Category Archives: LANGUAGE

Polish-English Translation competition #9 (closed)

The heat(ing) is on, the new President has been sworn in, holiday period is drawing to a close. Life provides us with plenty of situations when we can we hear some drivel. To help deal with this and overcome the absurdities let’s tackle another dose of linguistic puzzles.

1. świrować – to go bananas (EM)
2. opowiadać duby smalone – to taletell (-)
3. wyzionąć ducha – to give up the ghost (Name)
4. opowiadać dyrdymały – talk bilge (Island1)
5. na haju – spaced out (Steve)
6. bujda na resorach – a cock-and-bull story (EM)
7. coś diabli wzięli – to go up in smoke (Island1)
8. trajkotać – to jabber (Steve)
9. w granicach rozsądku – within reason (Steve)
10. bez ładu i składu – without rhyme and reason (EM)

I’m sure the list above was compiled bez ładu i składu…

Enjoy anyway!

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Polish-English translation competition #8 (closed)

Ladies and Gentlemen…

The expression above is surely not the most appropriate way of addressing you, as today’s competition revolves around impolite and foul language. The last competition, over the course of which some of the contestants were subtly insulted, blended with the recent dress code post have conjured up a really explosive mixture. Don’t bridle at some of the phrases below please and enjoy the quiz!

1. gumka – johhny (Littleivory)
2. zadupie – back of beyond (Kasia)
3. puszczać pawia – to break wind (arturwarrior)
4. farmazony – double Dutch (Littleivory)
5. zasadzić komuś z bańki – to headbutt (arturwarrior)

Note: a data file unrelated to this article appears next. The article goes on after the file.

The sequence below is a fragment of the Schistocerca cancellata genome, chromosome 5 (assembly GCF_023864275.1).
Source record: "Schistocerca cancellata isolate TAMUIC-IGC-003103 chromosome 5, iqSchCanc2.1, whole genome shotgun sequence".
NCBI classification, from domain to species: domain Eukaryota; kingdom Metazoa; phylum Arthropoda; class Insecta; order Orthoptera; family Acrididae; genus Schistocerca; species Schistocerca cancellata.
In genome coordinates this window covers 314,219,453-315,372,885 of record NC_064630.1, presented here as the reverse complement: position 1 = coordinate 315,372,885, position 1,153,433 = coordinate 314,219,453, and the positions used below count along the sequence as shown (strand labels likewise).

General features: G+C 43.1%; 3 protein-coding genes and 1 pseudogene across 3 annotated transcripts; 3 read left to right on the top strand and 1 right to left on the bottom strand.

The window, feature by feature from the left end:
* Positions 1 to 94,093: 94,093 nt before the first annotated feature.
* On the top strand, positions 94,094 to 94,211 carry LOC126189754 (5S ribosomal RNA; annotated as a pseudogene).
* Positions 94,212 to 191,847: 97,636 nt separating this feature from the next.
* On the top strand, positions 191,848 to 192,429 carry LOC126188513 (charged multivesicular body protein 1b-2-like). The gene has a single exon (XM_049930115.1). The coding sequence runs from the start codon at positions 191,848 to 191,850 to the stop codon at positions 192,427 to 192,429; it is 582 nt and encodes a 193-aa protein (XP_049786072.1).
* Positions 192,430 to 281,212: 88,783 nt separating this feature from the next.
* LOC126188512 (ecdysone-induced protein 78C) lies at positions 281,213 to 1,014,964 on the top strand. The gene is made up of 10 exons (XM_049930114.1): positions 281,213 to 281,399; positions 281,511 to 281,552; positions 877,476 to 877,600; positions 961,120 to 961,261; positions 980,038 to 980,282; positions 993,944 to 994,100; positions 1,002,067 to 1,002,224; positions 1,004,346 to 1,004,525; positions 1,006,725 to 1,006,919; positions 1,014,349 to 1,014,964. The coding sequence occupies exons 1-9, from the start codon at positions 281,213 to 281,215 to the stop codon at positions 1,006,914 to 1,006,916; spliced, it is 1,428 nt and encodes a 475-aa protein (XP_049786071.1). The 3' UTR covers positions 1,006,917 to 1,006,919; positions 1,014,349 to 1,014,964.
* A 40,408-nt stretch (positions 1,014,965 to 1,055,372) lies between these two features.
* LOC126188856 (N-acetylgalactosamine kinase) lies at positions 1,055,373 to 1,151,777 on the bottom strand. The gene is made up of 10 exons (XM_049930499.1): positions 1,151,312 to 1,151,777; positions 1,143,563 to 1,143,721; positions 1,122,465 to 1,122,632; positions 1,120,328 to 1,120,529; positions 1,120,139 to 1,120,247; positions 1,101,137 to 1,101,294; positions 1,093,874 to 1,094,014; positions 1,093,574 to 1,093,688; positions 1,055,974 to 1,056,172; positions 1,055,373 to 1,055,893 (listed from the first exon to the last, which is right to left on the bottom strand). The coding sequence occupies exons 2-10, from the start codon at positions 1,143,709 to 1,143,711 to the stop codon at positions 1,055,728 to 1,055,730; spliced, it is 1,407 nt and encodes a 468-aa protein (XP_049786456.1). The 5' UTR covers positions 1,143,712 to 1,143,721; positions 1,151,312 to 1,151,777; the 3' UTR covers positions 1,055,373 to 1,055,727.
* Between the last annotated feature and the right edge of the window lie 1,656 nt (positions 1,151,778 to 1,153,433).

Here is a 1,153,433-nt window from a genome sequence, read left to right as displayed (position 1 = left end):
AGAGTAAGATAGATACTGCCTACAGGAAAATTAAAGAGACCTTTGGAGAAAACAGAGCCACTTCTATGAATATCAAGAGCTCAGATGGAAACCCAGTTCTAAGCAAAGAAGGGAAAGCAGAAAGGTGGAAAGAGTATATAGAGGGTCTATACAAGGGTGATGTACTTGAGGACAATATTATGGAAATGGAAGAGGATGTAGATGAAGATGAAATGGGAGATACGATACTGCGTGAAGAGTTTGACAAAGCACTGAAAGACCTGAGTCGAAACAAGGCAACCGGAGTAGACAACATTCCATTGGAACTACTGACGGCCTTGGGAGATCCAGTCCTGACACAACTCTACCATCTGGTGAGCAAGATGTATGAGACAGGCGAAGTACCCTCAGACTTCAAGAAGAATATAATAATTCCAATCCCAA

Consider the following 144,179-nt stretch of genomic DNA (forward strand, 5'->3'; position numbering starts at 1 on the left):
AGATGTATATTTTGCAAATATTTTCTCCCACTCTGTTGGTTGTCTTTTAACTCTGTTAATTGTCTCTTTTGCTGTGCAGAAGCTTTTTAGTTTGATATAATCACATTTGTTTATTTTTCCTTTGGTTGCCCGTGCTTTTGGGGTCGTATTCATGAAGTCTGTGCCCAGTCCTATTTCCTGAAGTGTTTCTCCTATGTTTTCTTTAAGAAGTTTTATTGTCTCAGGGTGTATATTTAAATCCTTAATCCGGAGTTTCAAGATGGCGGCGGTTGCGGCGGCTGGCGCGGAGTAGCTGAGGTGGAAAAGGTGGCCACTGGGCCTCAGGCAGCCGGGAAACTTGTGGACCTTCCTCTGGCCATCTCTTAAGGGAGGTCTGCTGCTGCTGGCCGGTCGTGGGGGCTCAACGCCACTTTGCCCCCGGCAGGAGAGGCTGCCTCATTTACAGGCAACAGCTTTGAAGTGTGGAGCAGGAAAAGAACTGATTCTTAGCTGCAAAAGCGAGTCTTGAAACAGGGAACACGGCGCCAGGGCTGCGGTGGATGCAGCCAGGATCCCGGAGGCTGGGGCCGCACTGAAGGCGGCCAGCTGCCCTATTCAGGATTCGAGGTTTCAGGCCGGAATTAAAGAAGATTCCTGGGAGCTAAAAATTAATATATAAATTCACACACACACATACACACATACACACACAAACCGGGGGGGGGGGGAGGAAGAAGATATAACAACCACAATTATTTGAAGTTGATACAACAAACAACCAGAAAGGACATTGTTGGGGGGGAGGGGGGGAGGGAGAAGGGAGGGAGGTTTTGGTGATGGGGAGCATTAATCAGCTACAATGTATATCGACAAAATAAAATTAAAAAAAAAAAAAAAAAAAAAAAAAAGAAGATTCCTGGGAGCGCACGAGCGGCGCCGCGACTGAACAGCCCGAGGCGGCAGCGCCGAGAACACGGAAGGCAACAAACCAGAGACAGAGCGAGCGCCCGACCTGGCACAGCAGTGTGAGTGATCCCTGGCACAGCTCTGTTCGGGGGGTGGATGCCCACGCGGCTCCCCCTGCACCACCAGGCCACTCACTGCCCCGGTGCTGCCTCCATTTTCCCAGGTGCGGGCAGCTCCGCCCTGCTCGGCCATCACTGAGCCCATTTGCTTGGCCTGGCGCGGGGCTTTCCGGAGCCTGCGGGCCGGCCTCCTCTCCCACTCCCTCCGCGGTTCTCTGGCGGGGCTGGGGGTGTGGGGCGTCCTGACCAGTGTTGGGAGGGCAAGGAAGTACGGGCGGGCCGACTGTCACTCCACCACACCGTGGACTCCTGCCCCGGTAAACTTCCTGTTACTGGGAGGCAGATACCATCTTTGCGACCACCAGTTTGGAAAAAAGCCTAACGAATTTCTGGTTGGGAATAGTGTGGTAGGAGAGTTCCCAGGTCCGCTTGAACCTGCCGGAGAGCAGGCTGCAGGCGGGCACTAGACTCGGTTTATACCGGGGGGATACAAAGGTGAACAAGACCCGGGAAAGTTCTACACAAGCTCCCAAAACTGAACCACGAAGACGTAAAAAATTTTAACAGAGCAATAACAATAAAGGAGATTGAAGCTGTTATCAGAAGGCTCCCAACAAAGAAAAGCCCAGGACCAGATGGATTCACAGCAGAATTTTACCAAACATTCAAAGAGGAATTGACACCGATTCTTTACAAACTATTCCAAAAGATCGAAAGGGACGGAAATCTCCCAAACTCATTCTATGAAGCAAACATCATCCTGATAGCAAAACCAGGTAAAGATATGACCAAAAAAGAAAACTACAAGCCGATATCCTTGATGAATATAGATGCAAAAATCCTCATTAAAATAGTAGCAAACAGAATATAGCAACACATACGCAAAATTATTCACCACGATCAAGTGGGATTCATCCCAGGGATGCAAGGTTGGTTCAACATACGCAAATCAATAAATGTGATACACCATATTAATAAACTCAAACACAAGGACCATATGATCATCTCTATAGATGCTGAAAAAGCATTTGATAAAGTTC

6. odwal się – drop dead (Littleivory)
7. mieć coś w nosie – do not give a damn about sth (arturwarrior)
8. wyżerka – blowout (daa)
9. obcyndalać się – to doss about (Steve)
10.wyżej s*a niż d*pę ma – toffee-nosed (Steve)

Good lack!

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Polish-English Translation Competition #7 (closed)

I recently read some official PL->EN (mis)translations (guess if they were drawn up by a native speaker) and wondered if it would be advisable to run at least one competition in which instead on colloqialisms we would focus on lingo – financial, legal, etc. At the moment I am wary of this stillborn idea. Besides, I would be glad to get any feedback from you on what you make of running next translation competitions. I am not short of more-or-less challenging words and idioms, but as I observe, the popularity of translation competitions is on decline.

Anyway, the leitmotiv of my second competition was “calling people names” or something like this, I’m too lazy to check it right now.  Given the abundance of expressions languages have to describe miscellaneous types of weirdos, we would have to hold at least a dozen contests to cover them exhaustively. But today let’s try to find translations of only next 10 such phrases. Here we go!

1. ćpun – junkie (Maggie)
2. kanalia – scum (Michael Dembinski)
3. zołza – hog (scatts)
4. popychadło – doormat (Maggie)
5. niezła d*pa – a (fine) piece of ass / arse (PMK)
6. pirat drogowy – road hog (Decoy)
7. bachor – brat (PMK)
8. równy gość – regular guy (scatts)
9. stary piernik – (old) fogey (Maggie)
10. grafoman – scribbler (Maggie)

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Polish-English Translation competition #6 (closed)

Hey, this time you can’t tell me election fever is not yet on the wane!